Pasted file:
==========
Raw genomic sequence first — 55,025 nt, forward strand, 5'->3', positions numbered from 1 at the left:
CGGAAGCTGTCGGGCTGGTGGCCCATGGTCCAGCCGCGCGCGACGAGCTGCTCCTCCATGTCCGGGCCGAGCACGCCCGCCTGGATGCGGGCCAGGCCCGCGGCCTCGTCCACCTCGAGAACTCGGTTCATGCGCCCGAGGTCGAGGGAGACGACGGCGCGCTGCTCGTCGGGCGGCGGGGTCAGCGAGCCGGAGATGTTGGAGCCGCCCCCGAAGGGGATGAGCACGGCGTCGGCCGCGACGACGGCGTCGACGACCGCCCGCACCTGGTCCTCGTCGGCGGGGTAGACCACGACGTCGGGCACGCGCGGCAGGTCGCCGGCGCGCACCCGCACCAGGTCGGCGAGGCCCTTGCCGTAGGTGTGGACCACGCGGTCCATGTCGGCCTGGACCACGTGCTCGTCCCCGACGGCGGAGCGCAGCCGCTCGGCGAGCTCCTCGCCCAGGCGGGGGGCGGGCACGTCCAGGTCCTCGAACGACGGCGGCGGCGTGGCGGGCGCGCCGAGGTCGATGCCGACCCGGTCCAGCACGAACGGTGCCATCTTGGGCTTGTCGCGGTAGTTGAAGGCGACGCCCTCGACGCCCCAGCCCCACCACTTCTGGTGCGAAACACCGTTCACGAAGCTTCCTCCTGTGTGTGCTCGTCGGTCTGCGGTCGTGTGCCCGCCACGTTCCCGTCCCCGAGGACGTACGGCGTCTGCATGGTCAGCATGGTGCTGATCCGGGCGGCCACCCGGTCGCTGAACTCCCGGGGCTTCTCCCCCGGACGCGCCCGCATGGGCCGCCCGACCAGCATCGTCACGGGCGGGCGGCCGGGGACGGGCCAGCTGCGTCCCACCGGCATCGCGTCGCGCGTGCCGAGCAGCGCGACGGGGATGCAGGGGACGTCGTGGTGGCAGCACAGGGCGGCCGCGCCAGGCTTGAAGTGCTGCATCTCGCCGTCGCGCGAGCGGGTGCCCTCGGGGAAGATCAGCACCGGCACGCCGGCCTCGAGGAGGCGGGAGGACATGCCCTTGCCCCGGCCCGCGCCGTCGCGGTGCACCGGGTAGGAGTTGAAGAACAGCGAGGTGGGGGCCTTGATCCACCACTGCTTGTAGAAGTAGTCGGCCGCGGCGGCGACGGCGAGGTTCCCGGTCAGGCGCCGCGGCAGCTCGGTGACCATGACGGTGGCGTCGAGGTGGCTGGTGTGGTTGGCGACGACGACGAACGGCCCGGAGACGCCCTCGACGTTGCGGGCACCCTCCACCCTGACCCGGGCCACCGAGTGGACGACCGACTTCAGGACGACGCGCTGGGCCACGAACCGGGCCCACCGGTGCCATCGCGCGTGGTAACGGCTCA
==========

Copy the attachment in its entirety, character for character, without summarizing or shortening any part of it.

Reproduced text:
Raw genomic sequence first — 55,025 nt, forward strand, 5'->3', positions numbered from 1 at the left:
CGGAAGCTGTCGGGCTGGTGGCCCATGGTCCAGCCGCGCGCGACGAGCTGCTCCTCCATGTCCGGGCCGAGCACGCCCGCCTGGATGCGGGCCAGGCCCGCGGCCTCGTCCACCTCGAGAACTCGGTTCATGCGCCCGAGGTCGAGGGAGACGACGGCGCGCTGCTCGTCGGGCGGCGGGGTCAGCGAGCCGGAGATGTTGGAGCCGCCCCCGAAGGGGATGAGCACGGCGTCGGCCGCGACGACGGCGTCGACGACCGCCCGCACCTGGTCCTCGTCGGCGGGGTAGACCACGACGTCGGGCACGCGCGGCAGGTCGCCGGCGCGCACCCGCACCAGGTCGGCGAGGCCCTTGCCGTAGGTGTGGACCACGCGGTCCATGTCGGCCTGGACCACGTGCTCGTCCCCGACGGCGGAGCGCAGCCGCTCGGCGAGCTCCTCGCCCAGGCGGGGGGCGGGCACGTCCAGGTCCTCGAACGACGGCGGCGGCGTGGCGGGCGCGCCGAGGTCGATGCCGACCCGGTCCAGCACGAACGGTGCCATCTTGGGCTTGTCGCGGTAGTTGAAGGCGACGCCCTCGACGCCCCAGCCCCACCACTTCTGGTGCGAAACACCGTTCACGAAGCTTCCTCCTGTGTGTGCTCGTCGGTCTGCGGTCGTGTGCCCGCCACGTTCCCGTCCCCGAGGACGTACGGCGTCTGCATGGTCAGCATGGTGCTGATCCGGGCGGCCACCCGGTCGCTGAACTCCCGGGGCTTCTCCCCCGGACGCGCCCGCATGGGCCGCCCGACCAGCATCGTCACGGGCGGGCGGCCGGGGACGGGCCAGCTGCGTCCCACCGGCATCGCGTCGCGCGTGCCGAGCAGCGCGACGGGGATGCAGGGGACGTCGTGGTGGCAGCACAGGGCGGCCGCGCCAGGCTTGAAGTGCTGCATCTCGCCGTCGCGCGAGCGGGTGCCCTCGGGGAAGATCAGCACCGGCACGCCGGCCTCGAGGAGGCGGGAGGACATGCCCTTGCCCCGGCCCGCGCCGTCGCGGTGCACCGGGTAGGAGTTGAAGAACAGCGAGGTGGGGGCCTTGATCCACCACTGCTTGTAGAAGTAGTCGGCCGCGGCGGCGACGGCGAGGTTCCCGGTCAGGCGCCGCGGCAGCTCGGTGACCATGACGGTGGCGTCGAGGTGGCTGGTGTGGTTGGCGACGACGACGAACGGCCCGGAGACGCCCTCGACGTTGCGGGCACCCTCCACCCTGACCCGGGCCACCGAGTGGACGACCGACTTCAGGACGACGCGCTGGGCCACGAACCGGGCCCACCGGTGCCATCGCGCGTGGTAACGGCTCA